Table 1. Overview of the atmospheric inversion frameworks used in this study.

    CarboScope-Regional FLEXINVERT LUMIA NAME-HB PyVAR-CHIMERE
    transport model STILT (Lagrangian) FLEXPART (Lagrangian) FLEXPART (Lagrangian) NAME (Lagrangian) CHIMERE (Eulerian)
    meteo. forcing ECMWF IFS ECMWF IFS ECMWF EI UK Met Office unified model ECMWF IFS
    transport resolution 0.25° × 0.25° 0.5° × 0.5° 0.5° × 0.5° 0.233° × 0.352° 0.5° × 0.5°
    optimization method variational variational variational Metropolis–Hastings variational
    state vector spatial resolution 0.5° × 0.5° variable from 0.5° × 0.5° to 4° × 4° 0.5° × 0.5° 0.35° × 0.25° 0.5° × 0.5°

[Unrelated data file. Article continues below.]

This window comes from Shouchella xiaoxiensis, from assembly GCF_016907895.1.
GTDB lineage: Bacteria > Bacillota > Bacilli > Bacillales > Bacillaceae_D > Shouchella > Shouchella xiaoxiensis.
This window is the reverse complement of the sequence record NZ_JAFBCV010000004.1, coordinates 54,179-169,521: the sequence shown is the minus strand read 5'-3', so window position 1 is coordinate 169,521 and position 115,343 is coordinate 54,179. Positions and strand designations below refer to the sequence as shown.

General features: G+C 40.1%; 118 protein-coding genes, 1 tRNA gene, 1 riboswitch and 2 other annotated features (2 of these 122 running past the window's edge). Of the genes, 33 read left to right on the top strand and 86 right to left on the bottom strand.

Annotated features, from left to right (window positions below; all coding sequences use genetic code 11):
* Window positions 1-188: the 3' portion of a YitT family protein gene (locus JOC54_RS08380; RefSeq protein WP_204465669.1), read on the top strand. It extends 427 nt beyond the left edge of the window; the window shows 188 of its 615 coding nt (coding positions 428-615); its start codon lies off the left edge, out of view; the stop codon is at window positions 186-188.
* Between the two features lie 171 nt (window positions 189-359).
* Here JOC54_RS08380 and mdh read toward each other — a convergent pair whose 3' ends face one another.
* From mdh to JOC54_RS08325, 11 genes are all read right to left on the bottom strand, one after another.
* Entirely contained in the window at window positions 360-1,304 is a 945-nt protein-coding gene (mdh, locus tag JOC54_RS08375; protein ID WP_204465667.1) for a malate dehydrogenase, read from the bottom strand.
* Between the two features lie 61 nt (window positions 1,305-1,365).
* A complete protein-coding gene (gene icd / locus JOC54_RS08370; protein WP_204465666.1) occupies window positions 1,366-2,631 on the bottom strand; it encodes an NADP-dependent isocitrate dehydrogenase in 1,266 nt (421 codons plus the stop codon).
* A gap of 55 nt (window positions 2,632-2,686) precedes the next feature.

state vector temporal resolution 3 h 12 h intervals averaged over 10 days 1 month 6 h 6 h
    number obs. sitesa CSR-all: 44CSR-select: 15CSR-clim: 15 FI-select: 16FI-clim: 16 LU-all: 34LU-select: 14LU-clim: 14 NA-select: 16NA-clim: 16 PYV-all: 56
    prior NEE VPRM SiBCASA LPJ-Guess LPJ-Guess VPRM
    prior ocean Mikaloff-Fletcher et al. 2007 (fixed) CarboScope oc_v1.6 (fixed) CarboScope oc_v1.6 (fixed) Takahashi et al. (2009) (fixed) zero prior (optimized)
    fossil fuel EDGAR EDGAR EDGAR EDGAR EDGAR
    biomass burning none GFEDv4.1s none none none
    boundary conditions two-step approach [15] coupling to CAMSv18r2 [16] two-step approach [15] coupling to CAMSv18r2 [16] initial conditions CAMSv18r2 [16]

    aAbbreviated names for each inversion are given, where ‘all’ indicates that all available sites were used, ‘select’ indicates that only sites with quasi-continuous measurements were used and ‘clim’ indicates that a climatological NEE prior was used but is otherwise the same as ‘select’.

    (b) Atmospheric observations